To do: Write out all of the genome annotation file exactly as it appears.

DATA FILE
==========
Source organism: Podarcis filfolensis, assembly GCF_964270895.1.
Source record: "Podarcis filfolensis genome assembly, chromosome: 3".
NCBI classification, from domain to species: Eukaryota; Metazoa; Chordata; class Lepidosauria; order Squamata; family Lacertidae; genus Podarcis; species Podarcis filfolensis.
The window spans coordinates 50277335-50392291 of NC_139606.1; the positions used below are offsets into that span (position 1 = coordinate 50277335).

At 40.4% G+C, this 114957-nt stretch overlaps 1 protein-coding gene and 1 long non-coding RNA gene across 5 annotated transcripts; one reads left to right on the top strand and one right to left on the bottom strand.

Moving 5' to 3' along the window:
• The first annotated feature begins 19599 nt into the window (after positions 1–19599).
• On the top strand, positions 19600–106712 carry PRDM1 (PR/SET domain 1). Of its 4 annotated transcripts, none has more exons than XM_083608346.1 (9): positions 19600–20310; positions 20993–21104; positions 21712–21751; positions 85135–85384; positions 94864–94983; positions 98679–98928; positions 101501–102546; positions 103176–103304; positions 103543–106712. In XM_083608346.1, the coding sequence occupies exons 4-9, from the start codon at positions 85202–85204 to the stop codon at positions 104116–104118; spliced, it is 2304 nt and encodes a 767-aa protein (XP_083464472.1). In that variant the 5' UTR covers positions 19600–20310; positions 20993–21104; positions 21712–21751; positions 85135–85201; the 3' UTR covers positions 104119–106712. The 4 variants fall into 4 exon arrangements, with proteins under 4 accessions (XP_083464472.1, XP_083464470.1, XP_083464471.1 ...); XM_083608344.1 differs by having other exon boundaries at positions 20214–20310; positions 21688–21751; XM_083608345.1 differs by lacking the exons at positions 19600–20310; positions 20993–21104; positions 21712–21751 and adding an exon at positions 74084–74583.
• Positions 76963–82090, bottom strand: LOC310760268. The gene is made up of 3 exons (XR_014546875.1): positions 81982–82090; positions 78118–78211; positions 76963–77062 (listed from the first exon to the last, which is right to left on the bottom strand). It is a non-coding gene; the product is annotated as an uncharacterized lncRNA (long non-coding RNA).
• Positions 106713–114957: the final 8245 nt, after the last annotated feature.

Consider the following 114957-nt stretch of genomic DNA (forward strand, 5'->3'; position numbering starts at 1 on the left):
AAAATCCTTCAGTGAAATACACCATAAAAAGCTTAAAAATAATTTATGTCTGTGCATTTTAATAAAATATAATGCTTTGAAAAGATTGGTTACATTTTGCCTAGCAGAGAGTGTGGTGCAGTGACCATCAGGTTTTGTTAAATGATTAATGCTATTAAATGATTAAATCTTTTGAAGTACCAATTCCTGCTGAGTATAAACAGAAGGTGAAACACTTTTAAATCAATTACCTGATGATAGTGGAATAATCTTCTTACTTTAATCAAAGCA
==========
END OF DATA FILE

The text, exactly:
Source organism: Podarcis filfolensis, assembly GCF_964270895.1.
Source record: "Podarcis filfolensis genome assembly, chromosome: 3".
NCBI classification, from domain to species: Eukaryota; Metazoa; Chordata; class Lepidosauria; order Squamata; family Lacertidae; genus Podarcis; species Podarcis filfolensis.
The window spans coordinates 50277335-50392291 of NC_139606.1; the positions used below are offsets into that span (position 1 = coordinate 50277335).

At 40.4% G+C, this 114957-nt stretch overlaps 1 protein-coding gene and 1 long non-coding RNA gene across 5 annotated transcripts; one reads left to right on the top strand and one right to left on the bottom strand.

Moving 5' to 3' along the window:
• The first annotated feature begins 19599 nt into the window (after positions 1–19599).
• On the top strand, positions 19600–106712 carry PRDM1 (PR/SET domain 1). Of its 4 annotated transcripts, none has more exons than XM_083608346.1 (9): positions 19600–20310; positions 20993–21104; positions 21712–21751; positions 85135–85384; positions 94864–94983; positions 98679–98928; positions 101501–102546; positions 103176–103304; positions 103543–106712. In XM_083608346.1, the coding sequence occupies exons 4-9, from the start codon at positions 85202–85204 to the stop codon at positions 104116–104118; spliced, it is 2304 nt and encodes a 767-aa protein (XP_083464472.1). In that variant the 5' UTR covers positions 19600–20310; positions 20993–21104; positions 21712–21751; positions 85135–85201; the 3' UTR covers positions 104119–106712. The 4 variants fall into 4 exon arrangements, with proteins under 4 accessions (XP_083464472.1, XP_083464470.1, XP_083464471.1 ...); XM_083608344.1 differs by having other exon boundaries at positions 20214–20310; positions 21688–21751; XM_083608345.1 differs by lacking the exons at positions 19600–20310; positions 20993–21104; positions 21712–21751 and adding an exon at positions 74084–74583.
• Positions 76963–82090, bottom strand: LOC310760268. The gene is made up of 3 exons (XR_014546875.1): positions 81982–82090; positions 78118–78211; positions 76963–77062 (listed from the first exon to the last, which is right to left on the bottom strand). It is a non-coding gene; the product is annotated as an uncharacterized lncRNA (long non-coding RNA).
• Positions 106713–114957: the final 8245 nt, after the last annotated feature.

Consider the following 114957-nt stretch of genomic DNA (forward strand, 5'->3'; position numbering starts at 1 on the left):
AAAATCCTTCAGTGAAATACACCATAAAAAGCTTAAAAATAATTTATGTCTGTGCATTTTAATAAAATATAATGCTTTGAAAAGATTGGTTACATTTTGCCTAGCAGAGAGTGTGGTGCAGTGACCATCAGGTTTTGTTAAATGATTAATGCTATTAAATGATTAAATCTTTTGAAGTACCAATTCCTGCTGAGTATAAACAGAAGGTGAAACACTTTTAAATCAATTACCTGATGATAGTGGAATAATCTTCTTACTTTAATCAAAGCA